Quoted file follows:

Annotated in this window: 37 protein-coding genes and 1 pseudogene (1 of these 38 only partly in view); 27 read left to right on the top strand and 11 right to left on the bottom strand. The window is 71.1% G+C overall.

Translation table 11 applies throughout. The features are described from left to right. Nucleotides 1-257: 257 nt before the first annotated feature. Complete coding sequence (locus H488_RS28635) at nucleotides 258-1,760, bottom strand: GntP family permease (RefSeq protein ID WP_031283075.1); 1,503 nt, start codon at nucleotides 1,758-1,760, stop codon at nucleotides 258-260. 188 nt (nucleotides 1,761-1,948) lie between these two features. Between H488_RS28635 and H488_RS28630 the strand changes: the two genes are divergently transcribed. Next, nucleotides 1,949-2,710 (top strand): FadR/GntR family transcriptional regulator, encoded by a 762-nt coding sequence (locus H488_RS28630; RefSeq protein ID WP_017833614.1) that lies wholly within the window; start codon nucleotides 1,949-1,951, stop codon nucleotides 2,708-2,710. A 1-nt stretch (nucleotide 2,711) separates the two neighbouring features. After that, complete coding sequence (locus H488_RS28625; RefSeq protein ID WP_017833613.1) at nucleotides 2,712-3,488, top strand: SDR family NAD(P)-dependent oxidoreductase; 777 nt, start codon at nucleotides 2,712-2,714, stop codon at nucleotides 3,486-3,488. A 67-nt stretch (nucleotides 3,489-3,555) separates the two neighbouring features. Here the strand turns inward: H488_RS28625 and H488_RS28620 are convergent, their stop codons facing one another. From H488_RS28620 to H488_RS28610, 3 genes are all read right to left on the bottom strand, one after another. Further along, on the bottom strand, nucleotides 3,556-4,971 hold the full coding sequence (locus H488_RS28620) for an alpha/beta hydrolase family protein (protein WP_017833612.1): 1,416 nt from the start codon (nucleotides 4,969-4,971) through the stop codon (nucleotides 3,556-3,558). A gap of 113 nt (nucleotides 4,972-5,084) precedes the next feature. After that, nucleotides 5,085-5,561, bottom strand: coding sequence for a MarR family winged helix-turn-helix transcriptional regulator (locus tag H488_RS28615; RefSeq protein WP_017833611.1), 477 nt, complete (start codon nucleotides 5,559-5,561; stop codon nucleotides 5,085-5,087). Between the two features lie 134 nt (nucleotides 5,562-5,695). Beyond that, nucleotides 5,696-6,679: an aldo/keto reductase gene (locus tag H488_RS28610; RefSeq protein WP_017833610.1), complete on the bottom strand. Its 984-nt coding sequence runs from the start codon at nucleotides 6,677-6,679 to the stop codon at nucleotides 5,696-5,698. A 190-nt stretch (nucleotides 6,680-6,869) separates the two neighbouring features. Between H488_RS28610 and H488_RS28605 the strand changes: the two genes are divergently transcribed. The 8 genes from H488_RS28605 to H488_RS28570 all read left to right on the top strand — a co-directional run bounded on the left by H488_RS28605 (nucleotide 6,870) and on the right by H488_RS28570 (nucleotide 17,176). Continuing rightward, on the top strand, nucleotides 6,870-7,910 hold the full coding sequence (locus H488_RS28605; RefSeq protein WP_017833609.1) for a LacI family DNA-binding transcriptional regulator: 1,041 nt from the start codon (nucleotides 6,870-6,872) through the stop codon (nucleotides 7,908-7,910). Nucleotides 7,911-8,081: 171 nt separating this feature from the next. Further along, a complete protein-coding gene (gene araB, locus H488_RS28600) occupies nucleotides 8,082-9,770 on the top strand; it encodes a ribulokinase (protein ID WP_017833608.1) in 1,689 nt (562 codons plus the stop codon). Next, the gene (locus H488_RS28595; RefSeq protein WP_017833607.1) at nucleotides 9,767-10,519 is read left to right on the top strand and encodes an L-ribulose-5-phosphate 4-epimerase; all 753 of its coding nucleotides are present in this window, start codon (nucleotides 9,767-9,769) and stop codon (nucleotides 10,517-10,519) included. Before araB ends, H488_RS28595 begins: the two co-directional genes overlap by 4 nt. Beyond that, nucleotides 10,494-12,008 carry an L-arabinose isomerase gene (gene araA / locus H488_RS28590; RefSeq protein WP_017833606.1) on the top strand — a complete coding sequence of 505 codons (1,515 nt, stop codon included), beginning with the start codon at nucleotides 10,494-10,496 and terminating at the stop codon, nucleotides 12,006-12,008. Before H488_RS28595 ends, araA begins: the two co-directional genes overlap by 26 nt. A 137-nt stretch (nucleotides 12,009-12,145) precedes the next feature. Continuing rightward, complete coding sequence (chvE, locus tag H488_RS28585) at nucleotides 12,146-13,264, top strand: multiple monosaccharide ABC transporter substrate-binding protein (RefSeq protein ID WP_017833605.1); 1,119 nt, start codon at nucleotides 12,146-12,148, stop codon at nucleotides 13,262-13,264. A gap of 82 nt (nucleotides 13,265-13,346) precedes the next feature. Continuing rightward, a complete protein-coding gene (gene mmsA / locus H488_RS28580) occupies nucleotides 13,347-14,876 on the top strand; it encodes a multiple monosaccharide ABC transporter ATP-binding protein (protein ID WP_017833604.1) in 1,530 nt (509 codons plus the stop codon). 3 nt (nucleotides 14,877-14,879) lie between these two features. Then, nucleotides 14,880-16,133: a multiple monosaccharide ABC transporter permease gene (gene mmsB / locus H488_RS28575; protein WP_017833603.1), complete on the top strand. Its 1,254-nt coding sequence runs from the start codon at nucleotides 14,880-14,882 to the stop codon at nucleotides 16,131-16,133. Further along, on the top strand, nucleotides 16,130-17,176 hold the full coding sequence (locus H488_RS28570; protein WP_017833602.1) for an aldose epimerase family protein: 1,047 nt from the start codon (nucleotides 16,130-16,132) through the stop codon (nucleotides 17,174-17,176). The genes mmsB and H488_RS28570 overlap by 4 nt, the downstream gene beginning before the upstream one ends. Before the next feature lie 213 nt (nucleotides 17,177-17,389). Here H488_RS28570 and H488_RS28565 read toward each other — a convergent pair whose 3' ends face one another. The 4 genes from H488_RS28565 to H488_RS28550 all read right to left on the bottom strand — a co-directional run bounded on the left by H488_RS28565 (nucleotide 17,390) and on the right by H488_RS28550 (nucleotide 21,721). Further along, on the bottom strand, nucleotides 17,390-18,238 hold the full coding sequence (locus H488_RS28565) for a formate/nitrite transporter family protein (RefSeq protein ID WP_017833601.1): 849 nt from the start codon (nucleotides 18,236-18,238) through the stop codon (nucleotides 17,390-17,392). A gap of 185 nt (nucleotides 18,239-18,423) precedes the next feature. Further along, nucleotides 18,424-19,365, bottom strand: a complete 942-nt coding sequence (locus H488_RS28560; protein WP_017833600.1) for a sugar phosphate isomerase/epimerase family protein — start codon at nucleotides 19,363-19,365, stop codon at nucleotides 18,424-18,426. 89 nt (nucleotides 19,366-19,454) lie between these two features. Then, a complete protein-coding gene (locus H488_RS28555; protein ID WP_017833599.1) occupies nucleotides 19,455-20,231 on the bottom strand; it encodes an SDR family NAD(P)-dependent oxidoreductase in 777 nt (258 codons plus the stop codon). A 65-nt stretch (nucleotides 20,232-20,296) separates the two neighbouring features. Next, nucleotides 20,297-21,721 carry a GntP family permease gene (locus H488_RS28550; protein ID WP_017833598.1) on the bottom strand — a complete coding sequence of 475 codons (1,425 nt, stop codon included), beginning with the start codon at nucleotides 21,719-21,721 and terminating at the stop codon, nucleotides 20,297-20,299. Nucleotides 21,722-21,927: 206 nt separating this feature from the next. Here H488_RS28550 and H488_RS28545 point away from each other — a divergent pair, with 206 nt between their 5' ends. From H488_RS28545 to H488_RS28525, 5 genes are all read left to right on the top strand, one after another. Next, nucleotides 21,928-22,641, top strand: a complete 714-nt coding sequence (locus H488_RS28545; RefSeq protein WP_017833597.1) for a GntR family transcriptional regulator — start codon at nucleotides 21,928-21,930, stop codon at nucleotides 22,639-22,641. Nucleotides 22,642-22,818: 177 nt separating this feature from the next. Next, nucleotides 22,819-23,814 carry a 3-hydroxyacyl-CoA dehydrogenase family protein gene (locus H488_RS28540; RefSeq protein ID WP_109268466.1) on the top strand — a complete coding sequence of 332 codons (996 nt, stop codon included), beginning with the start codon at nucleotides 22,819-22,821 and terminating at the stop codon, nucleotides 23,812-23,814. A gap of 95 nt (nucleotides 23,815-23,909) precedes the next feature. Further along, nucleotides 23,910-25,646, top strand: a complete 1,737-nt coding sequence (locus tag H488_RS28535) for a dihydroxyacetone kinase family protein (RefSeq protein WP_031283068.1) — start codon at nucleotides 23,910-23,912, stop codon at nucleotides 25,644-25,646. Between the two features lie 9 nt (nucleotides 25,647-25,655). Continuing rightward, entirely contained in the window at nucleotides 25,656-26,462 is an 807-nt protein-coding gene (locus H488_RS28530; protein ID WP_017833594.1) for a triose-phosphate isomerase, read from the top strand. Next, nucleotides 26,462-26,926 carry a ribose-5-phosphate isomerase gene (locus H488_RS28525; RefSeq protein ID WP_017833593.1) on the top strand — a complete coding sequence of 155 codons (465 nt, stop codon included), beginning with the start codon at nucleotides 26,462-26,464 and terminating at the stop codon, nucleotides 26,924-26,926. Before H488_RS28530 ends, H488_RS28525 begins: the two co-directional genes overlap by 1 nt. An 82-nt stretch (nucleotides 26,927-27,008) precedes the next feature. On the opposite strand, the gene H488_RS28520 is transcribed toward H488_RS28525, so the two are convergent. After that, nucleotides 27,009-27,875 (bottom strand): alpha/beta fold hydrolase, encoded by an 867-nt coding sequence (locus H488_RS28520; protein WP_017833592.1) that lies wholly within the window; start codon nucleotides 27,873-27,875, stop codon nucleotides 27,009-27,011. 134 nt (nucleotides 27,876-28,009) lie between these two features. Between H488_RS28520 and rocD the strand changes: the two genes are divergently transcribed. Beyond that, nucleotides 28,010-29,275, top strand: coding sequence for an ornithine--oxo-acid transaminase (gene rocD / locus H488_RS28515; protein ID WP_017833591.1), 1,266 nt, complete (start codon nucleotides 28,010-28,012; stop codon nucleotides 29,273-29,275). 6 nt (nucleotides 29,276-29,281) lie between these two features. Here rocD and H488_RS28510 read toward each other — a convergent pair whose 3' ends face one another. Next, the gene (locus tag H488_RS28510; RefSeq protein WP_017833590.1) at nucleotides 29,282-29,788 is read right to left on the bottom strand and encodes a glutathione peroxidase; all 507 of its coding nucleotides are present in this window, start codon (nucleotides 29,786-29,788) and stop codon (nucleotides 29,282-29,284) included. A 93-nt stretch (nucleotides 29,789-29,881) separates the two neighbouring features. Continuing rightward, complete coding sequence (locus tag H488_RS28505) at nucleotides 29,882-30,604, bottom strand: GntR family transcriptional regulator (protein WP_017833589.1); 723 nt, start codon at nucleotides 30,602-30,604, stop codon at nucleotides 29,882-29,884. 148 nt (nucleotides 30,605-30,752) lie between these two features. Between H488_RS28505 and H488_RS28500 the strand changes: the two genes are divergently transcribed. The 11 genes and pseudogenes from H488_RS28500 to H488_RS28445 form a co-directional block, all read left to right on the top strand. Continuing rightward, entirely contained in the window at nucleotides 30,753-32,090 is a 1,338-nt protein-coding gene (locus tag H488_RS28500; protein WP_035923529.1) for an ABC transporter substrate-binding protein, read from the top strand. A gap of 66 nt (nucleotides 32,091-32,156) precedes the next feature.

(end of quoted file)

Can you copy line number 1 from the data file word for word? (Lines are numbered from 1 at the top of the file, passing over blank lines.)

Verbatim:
Annotated in this window: 37 protein-coding genes and 1 pseudogene (1 of these 38 only partly in view); 27 read left to right on the top strand and 11 right to left on the bottom strand. The window is 71.1% G+C overall.